10Department of Hematology, Chinese PLA General Hospital, Beijing, China
11Department of Medical Oncology, Fudan University Shanghai Cancer Center, Shanghai, China
12BeiGene Co., Ltd., Shanghai, China
13BeiGene Co., Ltd., Beijing, China

Background: Tislelizumab, a humanized immunoglobulin 4 monoclonal anti-programmed cell death protein 1 (anti­–PD-1) antibody, has an engineered Fc region that minimizes binding to Fcγ receptor (FcγR) on macrophages, thereby abrogating antibody-dependent phagocytosis (ADCP)-induced T-cell clearance. Tislelizumab demonstrated an overall response rate of 87.1% with a high complete response (CR) rate (62.9%) and was generally well tolerated in a phase 2 study in Chinese patients with relapsed/refractory (R/R) classical Hodgkin lymphoma (cHL) (BGB-A317-203 study; clinicaltrials.gov identifier: NCT03209973). The present study explored the underlying mechanism of action (MOA) of tislelizumab and its potential contribution to the high CR rate associated with it in patients with R/R cHL.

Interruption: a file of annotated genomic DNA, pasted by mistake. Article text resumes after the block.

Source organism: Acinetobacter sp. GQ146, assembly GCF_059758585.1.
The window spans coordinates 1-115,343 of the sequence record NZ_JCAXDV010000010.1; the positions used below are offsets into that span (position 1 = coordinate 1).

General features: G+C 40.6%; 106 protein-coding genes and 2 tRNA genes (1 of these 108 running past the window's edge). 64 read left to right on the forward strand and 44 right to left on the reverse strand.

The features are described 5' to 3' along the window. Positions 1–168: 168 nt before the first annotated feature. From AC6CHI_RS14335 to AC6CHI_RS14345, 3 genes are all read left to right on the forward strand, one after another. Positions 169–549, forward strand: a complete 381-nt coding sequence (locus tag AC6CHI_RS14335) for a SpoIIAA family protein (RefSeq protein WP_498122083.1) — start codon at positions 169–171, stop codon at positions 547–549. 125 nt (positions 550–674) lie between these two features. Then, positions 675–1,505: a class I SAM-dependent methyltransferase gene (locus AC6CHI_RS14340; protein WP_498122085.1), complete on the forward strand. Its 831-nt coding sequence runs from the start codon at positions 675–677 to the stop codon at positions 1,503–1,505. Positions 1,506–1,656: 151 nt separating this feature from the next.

Methods: Seventy patients with confirmed R/R cHL were included in this study. Tissue samples were collected at baseline for biomarker testing. Forty-one samples were evaluable for multiple immunohistochemistry (mIHC) assays, and 36 samples were evaluable for gene expression profiling (GEP). For programmed death-ligand 1 (PD-L1), CD8 (cytotoxic T-cell marker), CD68 (macrophage pan-marker), CD64 (FcγRΙ), and CD30, mIHC samples were stained using Opal 7-Color IHC kit. Spatial analysis for the markers was conducted using HALO software. GEP utilized the HTG EdgeSeq Precision Immuno-Oncology panel. Genes expressed differentially in CR and non-CR were identified using the Lima R Bioconductor package. Gene signature score was calculated by the gene set variation analysis method. Median value across the biomarker population was used as the cutoff to define biomarker high versus low group. Differential biomarker tests between CR and non-CR were conducted by Wilcoxon rank-sum test.